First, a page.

Recent Changes May Render Hippocratic Oath Harmful to Patients, Critic Warns

Mary Rettig
Agape Press
February 13, 2006
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Wesley Smith, a senior fellow with the Discovery Institute, says an oath taken by new doctors for centuries is being watered down to allow for more open interpretation. The Hippocratic Oath has been modernized and modified many times since the original was written centuries before Christ's birth; however, Smith asserts, recent changes have crossed the line.

According to Smith, some of the mandatory proscriptions in the physician's oath that require doctors to refrain from doing bad things to patients have been removed. "For example," he notes, "one of the important protections in the Hippocratic Oath is that doctors are not to have sexual relations with their own patients because, obviously, of the potential for exploitation."

Equally disturbing, the Discovery Institute spokesman observes, is the fact that the clause forbidding a doctor to kill a patient has also been removed. He says although the Hippocratic Oath has long been the standard for patient protection as well as an affirmation of the importance of life, it seems it is no longer being seen in the way it was originally intended.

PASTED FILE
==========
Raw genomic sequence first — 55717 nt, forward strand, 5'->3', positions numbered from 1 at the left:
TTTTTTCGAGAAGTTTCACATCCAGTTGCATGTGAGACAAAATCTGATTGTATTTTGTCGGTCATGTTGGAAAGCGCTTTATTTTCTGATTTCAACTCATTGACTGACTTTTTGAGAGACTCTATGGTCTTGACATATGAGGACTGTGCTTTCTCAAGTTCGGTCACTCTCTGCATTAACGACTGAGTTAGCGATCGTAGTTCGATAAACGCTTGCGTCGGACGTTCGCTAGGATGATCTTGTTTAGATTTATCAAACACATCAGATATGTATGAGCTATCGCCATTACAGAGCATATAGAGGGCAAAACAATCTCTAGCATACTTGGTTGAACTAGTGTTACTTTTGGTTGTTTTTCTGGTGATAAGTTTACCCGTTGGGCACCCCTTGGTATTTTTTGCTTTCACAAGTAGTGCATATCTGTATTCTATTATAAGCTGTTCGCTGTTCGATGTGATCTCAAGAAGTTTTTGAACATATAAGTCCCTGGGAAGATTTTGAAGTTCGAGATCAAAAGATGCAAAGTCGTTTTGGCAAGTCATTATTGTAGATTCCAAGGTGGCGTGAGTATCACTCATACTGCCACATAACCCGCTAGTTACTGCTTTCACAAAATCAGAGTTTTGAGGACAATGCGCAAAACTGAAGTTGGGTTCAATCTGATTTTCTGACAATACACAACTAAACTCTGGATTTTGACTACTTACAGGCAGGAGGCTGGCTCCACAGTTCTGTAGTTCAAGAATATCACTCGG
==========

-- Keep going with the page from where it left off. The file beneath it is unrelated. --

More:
Cornell University has changed the oath yet again, Smith notes, and he regards these latest modifications as seriously detrimental. He says the once active requirements or active pledges, of the Hippocratic Oath are being replaced by "very vague and passive assertions -- for example, to always treat a patient with dignity."

What that means, however, is open to interpretation. "If somebody thinks that euthanasia is dignity," the Discovery Institute fellow point out, "then what you've done is you've opened up euthanasia because the oath no longer specifically prohibits euthanasia."

Hippocratic Oath (Classical Version)
Hippocratic Oath (Modern Version)
Hippocratic Oath (Cornell Medical College Version) (bottom of article)

Smith says the watering down of the Hippocratic Oath is not a new thing; rather, it is an ongoing process. And while most patients still view the oath as their protection, he adds, some members of the medical profession simply do not take it seriously anymore.